Scent of a scheme

Print edition : January 11, 2013

The Congress-led UPA seems to be betting heavily on the cash transfer scheme as a means to return to power in the next general elections.

DECEMBER 2012 may go down in history as the month when the Congress party created its own India Shining moment: the moment when it started believing its own hype, and even deluded itself into thinking that its perception was so widely shared that it could provide a win for the party in the general elections. Seven years ago, in December 2003, the BJP decided that the high GDP growth rates of the previous two years had actually meant better material conditions for most, if not all, Indians. It decided to celebrate this achievement of the National Democratic Alliance government it led in the India Shining slogan.

Much of the electorate, whose lives had actually become more insecure and materially fragile through the very growth process that was being celebrated, saw such a slogan as little more than an ironic insult, evidence of a government completely disconnected from their reality. They responded by voting out that government in the 2004 general elections. Since the Congress was the chief beneficiary of that costly mistake, and came to power on the basis of its explicit recognition of the actual economic reality of most citizens, it was only to be expected that they would be very careful before trumpeting non-existent achievements or promising policies that do not work for the people. But it seems that those who do not learn from history are condemned to repeat it.

How else is it possible to explain why so many leaders of the Congress and government functionaries have suddenly become mad about cash transfers? This has become the latest fad in official circles, and one that is now seen by many in the Congress as the vehicle that will lead it to electoral victory. The enthusiasm came from many quarters, and often for contradictory reasons. Congress general secretary Rahul Gandhi announced that this was the biggest thing since the telecom revolution and projected this as the electoral slogan for the Congress: aapka paisa aapke haath. Finance Minister P. Chidambaram described the scheme as nothing less than magical, since it apparently plugs the loopholes in the delivery mechanism and ensures that the poor get the complete benefits of government schemes, even while reducing the required outlay on subsidies. So, from reducing government spending on subsidies to buying votes, cash transfers are supposed to deliver everything.

No wonder, then, that the government is in such unseemly haste to introduce this method of cash delivery to beneficiaries of particular programmes. It has been announced that the Aadhaar-Enabled Cash Transfer (AECT) project will be initiated in 51 districts from January 2013. Initially, the scheme will cover 34 benefits that are given in cash form. But this is only in the first phasegovernment spokespersons have been open about the intention to bring all other entitlements under this.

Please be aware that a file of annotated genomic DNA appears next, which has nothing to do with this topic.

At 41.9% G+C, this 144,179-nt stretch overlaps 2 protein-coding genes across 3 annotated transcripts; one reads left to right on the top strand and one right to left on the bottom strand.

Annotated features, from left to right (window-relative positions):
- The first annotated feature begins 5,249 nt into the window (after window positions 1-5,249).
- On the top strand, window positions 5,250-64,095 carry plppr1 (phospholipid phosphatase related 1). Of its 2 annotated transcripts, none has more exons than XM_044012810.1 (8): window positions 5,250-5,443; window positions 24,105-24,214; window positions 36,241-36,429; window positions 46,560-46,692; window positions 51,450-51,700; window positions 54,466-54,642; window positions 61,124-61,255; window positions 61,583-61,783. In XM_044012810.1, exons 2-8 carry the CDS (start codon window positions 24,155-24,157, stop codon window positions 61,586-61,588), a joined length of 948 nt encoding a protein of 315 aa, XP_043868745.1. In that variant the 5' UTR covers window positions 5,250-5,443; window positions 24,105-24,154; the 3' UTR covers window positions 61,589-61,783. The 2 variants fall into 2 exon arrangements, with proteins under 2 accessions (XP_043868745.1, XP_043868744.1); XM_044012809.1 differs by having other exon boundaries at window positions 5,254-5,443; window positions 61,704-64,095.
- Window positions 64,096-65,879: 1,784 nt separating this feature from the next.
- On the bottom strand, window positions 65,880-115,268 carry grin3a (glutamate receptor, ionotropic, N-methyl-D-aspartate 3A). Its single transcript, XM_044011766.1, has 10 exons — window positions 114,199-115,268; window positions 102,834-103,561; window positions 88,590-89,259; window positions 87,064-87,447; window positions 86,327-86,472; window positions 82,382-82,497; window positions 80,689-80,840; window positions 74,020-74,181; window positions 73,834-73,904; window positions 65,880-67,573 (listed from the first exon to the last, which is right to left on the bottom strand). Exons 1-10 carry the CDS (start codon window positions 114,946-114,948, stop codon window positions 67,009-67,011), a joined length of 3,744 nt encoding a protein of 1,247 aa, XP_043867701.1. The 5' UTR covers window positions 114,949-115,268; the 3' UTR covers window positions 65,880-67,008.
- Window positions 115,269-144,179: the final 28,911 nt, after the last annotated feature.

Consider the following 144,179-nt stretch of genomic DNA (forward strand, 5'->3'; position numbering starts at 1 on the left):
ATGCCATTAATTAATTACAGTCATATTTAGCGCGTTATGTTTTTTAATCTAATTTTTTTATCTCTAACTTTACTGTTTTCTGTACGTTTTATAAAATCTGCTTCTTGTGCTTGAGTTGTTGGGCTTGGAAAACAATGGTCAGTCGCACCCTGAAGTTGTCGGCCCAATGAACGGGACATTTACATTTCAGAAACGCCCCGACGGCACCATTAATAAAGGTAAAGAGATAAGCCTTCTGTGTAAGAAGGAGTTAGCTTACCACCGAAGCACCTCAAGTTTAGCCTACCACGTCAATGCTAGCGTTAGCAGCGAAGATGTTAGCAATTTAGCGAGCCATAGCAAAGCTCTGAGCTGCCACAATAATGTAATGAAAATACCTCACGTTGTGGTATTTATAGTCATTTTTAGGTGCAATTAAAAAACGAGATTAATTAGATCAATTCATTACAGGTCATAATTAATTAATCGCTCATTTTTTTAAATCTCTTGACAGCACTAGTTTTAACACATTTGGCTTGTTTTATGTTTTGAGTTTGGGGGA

Indeed, the Delhi government announced the Dilli Annashree Yojana with much fanfare, which is effectively about exchanging food entitlements for cash transfer. Two lakh households that are not covered under the below poverty line (BPL) or other food security schemes, such as Annapurna and Antyodaya, have been identified as the beneficiaries.

The obvious thing to do is to ask why these households did not have any food entitlement earlier if they are indeed deserving. This will lead to an examination of the processes that generate exclusion errors, which is surely an even more critical issue if the transfers are to be in cash. But instead of taking this essential step, the Delhi government has decided to give Rs.600 a month to the senior-most female household member. This is currently not a substitute for foodgrain (since these households earlier received nothing), so obviously this will be well received by recipient households. The Delhi government can then claim this to be a huge success, one that can, in turn, be used to justify the substitution of cash for actual food provision through the public distribution system (PDS).

In this rushed process, all arguments to the contrary are simply brushed aside, including the damning evidence from the government's own pilot projects. Reports from the pilot project of substituting cash for subsidised kerosene at Kotkasim village in Rajasthans Alwar district provide a dismal story of collapse in demand from the poorest households, several of which have not received the promised cash even after one year. Subsidised kerosene was priced at the market rate (first Rs.45 and then Rs.50 a litre) and the difference between the earlier subsidised rate and the market rate was to be transferred to bank accounts of consumers. Numerous problems emerged, including difficulties in opening bank accounts and time lost in visiting the bank to get the subsidy, erratic transfer patterns with some consumers getting double subsidy despite not buying kerosene and others getting nothing in spite of buying kerosene for more than six months.